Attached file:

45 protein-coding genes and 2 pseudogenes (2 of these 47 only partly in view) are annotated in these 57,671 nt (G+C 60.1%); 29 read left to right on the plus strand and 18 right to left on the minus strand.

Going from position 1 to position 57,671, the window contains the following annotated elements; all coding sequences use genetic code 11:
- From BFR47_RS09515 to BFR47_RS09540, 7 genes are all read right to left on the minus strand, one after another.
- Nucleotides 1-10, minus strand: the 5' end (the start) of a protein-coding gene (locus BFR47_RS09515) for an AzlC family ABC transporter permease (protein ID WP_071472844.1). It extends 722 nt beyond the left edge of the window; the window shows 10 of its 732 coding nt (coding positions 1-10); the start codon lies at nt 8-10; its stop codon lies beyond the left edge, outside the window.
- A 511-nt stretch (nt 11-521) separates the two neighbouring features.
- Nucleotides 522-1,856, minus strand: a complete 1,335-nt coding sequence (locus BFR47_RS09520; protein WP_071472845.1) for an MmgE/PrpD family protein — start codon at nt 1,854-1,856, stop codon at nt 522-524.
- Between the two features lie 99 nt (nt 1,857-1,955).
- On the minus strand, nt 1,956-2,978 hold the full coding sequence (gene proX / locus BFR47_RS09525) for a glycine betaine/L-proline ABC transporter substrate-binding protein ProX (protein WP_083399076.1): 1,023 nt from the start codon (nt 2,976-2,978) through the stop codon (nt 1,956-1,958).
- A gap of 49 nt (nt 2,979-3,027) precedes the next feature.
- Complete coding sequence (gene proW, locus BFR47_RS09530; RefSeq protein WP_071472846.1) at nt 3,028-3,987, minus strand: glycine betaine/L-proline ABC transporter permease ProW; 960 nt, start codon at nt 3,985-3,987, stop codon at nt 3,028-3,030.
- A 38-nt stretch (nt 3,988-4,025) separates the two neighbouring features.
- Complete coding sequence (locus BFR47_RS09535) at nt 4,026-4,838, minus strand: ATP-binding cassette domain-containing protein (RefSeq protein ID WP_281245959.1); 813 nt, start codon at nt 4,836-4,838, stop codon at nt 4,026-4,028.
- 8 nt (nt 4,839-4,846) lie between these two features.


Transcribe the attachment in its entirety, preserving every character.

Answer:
45 protein-coding genes and 2 pseudogenes (2 of these 47 only partly in view) are annotated in these 57,671 nt (G+C 60.1%); 29 read left to right on the plus strand and 18 right to left on the minus strand.

Going from position 1 to position 57,671, the window contains the following annotated elements; all coding sequences use genetic code 11:
- From BFR47_RS09515 to BFR47_RS09540, 7 genes are all read right to left on the minus strand, one after another.
- Nucleotides 1-10, minus strand: the 5' end (the start) of a protein-coding gene (locus BFR47_RS09515) for an AzlC family ABC transporter permease (protein ID WP_071472844.1). It extends 722 nt beyond the left edge of the window; the window shows 10 of its 732 coding nt (coding positions 1-10); the start codon lies at nt 8-10; its stop codon lies beyond the left edge, outside the window.
- A 511-nt stretch (nt 11-521) separates the two neighbouring features.
- Nucleotides 522-1,856, minus strand: a complete 1,335-nt coding sequence (locus BFR47_RS09520; protein WP_071472845.1) for an MmgE/PrpD family protein — start codon at nt 1,854-1,856, stop codon at nt 522-524.
- Between the two features lie 99 nt (nt 1,857-1,955).
- On the minus strand, nt 1,956-2,978 hold the full coding sequence (gene proX / locus BFR47_RS09525) for a glycine betaine/L-proline ABC transporter substrate-binding protein ProX (protein WP_083399076.1): 1,023 nt from the start codon (nt 2,976-2,978) through the stop codon (nt 1,956-1,958).
- A gap of 49 nt (nt 2,979-3,027) precedes the next feature.
- Complete coding sequence (gene proW, locus BFR47_RS09530; RefSeq protein WP_071472846.1) at nt 3,028-3,987, minus strand: glycine betaine/L-proline ABC transporter permease ProW; 960 nt, start codon at nt 3,985-3,987, stop codon at nt 3,028-3,030.
- A 38-nt stretch (nt 3,988-4,025) separates the two neighbouring features.
- Complete coding sequence (locus BFR47_RS09535) at nt 4,026-4,838, minus strand: ATP-binding cassette domain-containing protein (RefSeq protein ID WP_281245959.1); 813 nt, start codon at nt 4,836-4,838, stop codon at nt 4,026-4,028.
- 8 nt (nt 4,839-4,846) lie between these two features.